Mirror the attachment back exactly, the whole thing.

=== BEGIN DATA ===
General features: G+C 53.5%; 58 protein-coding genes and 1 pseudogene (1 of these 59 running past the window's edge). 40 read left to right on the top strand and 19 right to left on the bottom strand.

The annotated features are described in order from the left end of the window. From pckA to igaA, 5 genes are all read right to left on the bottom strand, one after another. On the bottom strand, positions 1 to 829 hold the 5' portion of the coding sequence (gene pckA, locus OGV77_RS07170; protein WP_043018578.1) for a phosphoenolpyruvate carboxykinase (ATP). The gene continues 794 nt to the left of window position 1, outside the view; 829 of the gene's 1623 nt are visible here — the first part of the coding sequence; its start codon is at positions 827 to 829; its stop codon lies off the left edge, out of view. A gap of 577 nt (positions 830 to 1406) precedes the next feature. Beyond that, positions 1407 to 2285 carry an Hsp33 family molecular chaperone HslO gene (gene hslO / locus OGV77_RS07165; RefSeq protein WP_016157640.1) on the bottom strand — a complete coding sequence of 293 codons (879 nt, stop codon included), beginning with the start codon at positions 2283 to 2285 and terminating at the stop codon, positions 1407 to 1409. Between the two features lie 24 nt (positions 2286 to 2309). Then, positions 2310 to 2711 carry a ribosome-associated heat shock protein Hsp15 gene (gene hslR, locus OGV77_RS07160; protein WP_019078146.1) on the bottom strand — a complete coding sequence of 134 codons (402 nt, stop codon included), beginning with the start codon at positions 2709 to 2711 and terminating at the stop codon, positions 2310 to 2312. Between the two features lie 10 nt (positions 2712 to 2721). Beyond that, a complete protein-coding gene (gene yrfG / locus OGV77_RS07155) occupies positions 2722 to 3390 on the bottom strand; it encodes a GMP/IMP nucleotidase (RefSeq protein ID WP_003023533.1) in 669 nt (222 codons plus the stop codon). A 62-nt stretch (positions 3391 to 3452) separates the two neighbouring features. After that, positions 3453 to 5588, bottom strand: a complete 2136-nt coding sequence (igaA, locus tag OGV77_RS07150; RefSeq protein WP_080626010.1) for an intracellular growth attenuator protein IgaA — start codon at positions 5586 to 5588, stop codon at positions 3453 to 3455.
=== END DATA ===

General features: G+C 53.5%; 58 protein-coding genes and 1 pseudogene (1 of these 59 running past the window's edge). 40 read left to right on the top strand and 19 right to left on the bottom strand.

The annotated features are described in order from the left end of the window. From pckA to igaA, 5 genes are all read right to left on the bottom strand, one after another. On the bottom strand, positions 1 to 829 hold the 5' portion of the coding sequence (gene pckA, locus OGV77_RS07170; protein WP_043018578.1) for a phosphoenolpyruvate carboxykinase (ATP). The gene continues 794 nt to the left of window position 1, outside the view; 829 of the gene's 1623 nt are visible here — the first part of the coding sequence; its start codon is at positions 827 to 829; its stop codon lies off the left edge, out of view. A gap of 577 nt (positions 830 to 1406) precedes the next feature. Beyond that, positions 1407 to 2285 carry an Hsp33 family molecular chaperone HslO gene (gene hslO / locus OGV77_RS07165; RefSeq protein WP_016157640.1) on the bottom strand — a complete coding sequence of 293 codons (879 nt, stop codon included), beginning with the start codon at positions 2283 to 2285 and terminating at the stop codon, positions 1407 to 1409. Between the two features lie 24 nt (positions 2286 to 2309). Then, positions 2310 to 2711 carry a ribosome-associated heat shock protein Hsp15 gene (gene hslR, locus OGV77_RS07160; protein WP_019078146.1) on the bottom strand — a complete coding sequence of 134 codons (402 nt, stop codon included), beginning with the start codon at positions 2709 to 2711 and terminating at the stop codon, positions 2310 to 2312. Between the two features lie 10 nt (positions 2712 to 2721). Beyond that, a complete protein-coding gene (gene yrfG / locus OGV77_RS07155) occupies positions 2722 to 3390 on the bottom strand; it encodes a GMP/IMP nucleotidase (RefSeq protein ID WP_003023533.1) in 669 nt (222 codons plus the stop codon). A 62-nt stretch (positions 3391 to 3452) separates the two neighbouring features. After that, positions 3453 to 5588, bottom strand: a complete 2136-nt coding sequence (igaA, locus tag OGV77_RS07150; RefSeq protein WP_080626010.1) for an intracellular growth attenuator protein IgaA — start codon at positions 5586 to 5588, stop codon at positions 3453 to 3455.